Rehabilitation aims to cure the causes of crime and to
rehabilitate offenders into society, as law abiding citizens (Lilly et all p.
30 2007). Looking at the causes of crime will prevent criminals to stop reoffending.
Individuals have no choice in committing crime, it would be wrong to punish criminals
for actions that are out of their control. All criminals are different, each
criminal must be individualised to meet their specific needs.  Focusing on isolating specific causes will
help to prevent the rise of crime. (McLaughlin and Muncie, 2013. PXX). However,
does rehabilitation work and stop reoffending? Currently in the UK, “44% of
adults reconvicted within one year of release”. There are only a few
rehabilitation programmes inside UK prisons. Most prisons are overcrowded, many
prisoners reoffend, learn new skills and techniques. if rehabilitation is not
applied in prisons, how can you criminals be cured of their illness. However, Classicist
theorists argue that, criminals have ‘free will’, and can make rational choices.
They can decide whether they want to be rehabilitated or not. Rehabilitation
allows ‘born criminals’ to train and be educated to help them succeed in life
and challenging their energies into something that they can benefit from. (Mary
and Nicole 2006 p. 335). A prison in Norway called ‘Bastoy prison’ aims to
rehab criminals to change their behaviour. Criminals are provided with expert
help and various activities to change their ways. “Europe has a reoffending
rate was 72%”, whereas ‘Bastoy Prison’ is at 16%”. This illustrates, that
Rehabilitation does work, and you can cure criminals.

The classical theory suggests that deterrence was not working,
many criminals did not learn from their crimes and punishment. Positivism was
introduced to help the criminally insane and provide help. Punishment, was
wrong according to positivists, they thought that crime is an illness that
needs to be cured. The belief was that criminals needed expert help to analyse
their problems. Treatment would then be advised to cure their criminal
behaviour. Classicists go against this idea and state that the punishment
should be prompt and minimal, depending on the crime committed. Punishment
should be measured, before everybody got the same punishment, but it was not
always justified. In modern day, different punishments are given, depending on
how serious your crime was, e.g. murder; life imprisonment, drugs; differs from
fines, few months in prison

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Sheldon (1949), theory of ‘Somatotypes’ shares the same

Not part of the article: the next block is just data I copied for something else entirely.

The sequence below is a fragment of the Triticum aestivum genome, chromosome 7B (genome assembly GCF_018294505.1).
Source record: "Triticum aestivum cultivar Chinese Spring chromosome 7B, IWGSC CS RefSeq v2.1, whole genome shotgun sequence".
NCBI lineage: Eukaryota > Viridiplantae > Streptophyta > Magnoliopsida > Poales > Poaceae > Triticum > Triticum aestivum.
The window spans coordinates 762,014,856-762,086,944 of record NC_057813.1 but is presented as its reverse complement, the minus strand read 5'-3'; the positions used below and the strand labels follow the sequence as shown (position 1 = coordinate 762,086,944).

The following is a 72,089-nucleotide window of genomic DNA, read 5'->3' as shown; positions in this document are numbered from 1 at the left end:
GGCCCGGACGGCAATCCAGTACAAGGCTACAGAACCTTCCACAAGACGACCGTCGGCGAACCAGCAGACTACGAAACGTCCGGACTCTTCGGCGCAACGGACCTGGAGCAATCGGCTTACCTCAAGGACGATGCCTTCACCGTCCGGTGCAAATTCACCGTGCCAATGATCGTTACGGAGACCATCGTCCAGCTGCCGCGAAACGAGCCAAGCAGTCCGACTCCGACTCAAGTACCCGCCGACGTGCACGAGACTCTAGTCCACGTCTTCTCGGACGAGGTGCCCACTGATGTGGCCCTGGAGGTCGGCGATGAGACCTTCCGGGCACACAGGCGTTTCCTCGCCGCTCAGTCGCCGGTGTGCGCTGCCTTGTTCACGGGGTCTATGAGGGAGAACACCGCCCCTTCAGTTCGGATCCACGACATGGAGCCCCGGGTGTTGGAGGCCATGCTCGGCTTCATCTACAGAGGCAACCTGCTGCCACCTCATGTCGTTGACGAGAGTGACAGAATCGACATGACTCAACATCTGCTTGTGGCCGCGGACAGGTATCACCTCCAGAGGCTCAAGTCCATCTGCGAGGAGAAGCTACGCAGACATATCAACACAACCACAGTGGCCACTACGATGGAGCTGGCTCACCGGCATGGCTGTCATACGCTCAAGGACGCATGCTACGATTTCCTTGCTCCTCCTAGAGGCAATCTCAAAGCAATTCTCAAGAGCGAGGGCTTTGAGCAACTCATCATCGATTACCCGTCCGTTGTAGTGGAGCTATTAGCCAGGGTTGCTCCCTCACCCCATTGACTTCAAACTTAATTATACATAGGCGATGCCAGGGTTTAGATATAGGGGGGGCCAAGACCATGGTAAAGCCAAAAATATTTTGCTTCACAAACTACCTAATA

concept as Lombroso, that criminal behaviour is linked with persons form and
characteristics. He came up with the idea that there are 3 body types;
Ectomorph(thin), Endomorph (fat), Mesomorph (muscular), (Sammoms pg. 1). He
believed that the body type was linked with aggression and personality and to
have thought that, muscular individuals were prone to crime. The consequence of
this theory could have resulted in many individuals to have been accused of
crime and wrongdoing. In modern day, we are against this type of discrimination
because it could lead to some people being wrongly accused and others being let
off crimes because they do not look suspicious.

Lombroso, another Positivist believed that certain
individuals had key features that set them apart from others. Criminals were
defined on their looks and appearance (Lilly et all p.235. 2007). Different
features such as; tattoos, facial structure, body figure, made you stand out
from others. Lombroso indicated that many criminals had; cranial and
phycological defects, from experiments conducted analysing soldiers and
criminals (Mclaughhin and Muncie. p2, 2013). If you appeared to be different
from the average person you were stigmatised and classed as a criminal, whether
you had committed a criminal act or not.

Positivist believe that certain individuals are born
criminal, and that its within their DNA. Lombroso believed that humans had
different characteristics that defined them as a criminal. (Emma, 2015). Criminals
could not decide to commit a criminal act, as it was in their DNA to commit
crime. In contrast, Cesare Beccaria, a classical theorist said “Man is a
calculating animal”. He ­­believed that ‘criminal acts’ are down to ‘free will’
and ‘rational’ choice (Travis, 2008). Individuals are not born criminals, they
know the difference between right and wrong. If they commit a crime, they
deserve to be punished, according to the crime they had committed. In
comparison to the Classical theory, Positivism fits more with modern day
society because it suggests that it is beyond their control and therefore part
of punishment is actually to allow personal development which benefits the
prisoner.

Over time, there have been many theorists, whom have come up
with different solutions for the reasonings behind crime. Different methods
have been implemented by theorists to back up their ideas and perspectives. This
essay will explore the way ‘positivist’ theory looks at the key concepts of
crime and how it differs from other theories. An influential figure who was the
heart of the theory, was a man named ‘Cesare Lombroso’. Positivism replaced
Classical theory during the 19th century due theorists believing
that deterrence was not working, and more crime was being committed. Positivist
theory is based on a more scientific approach and is based on characteristics
of a human.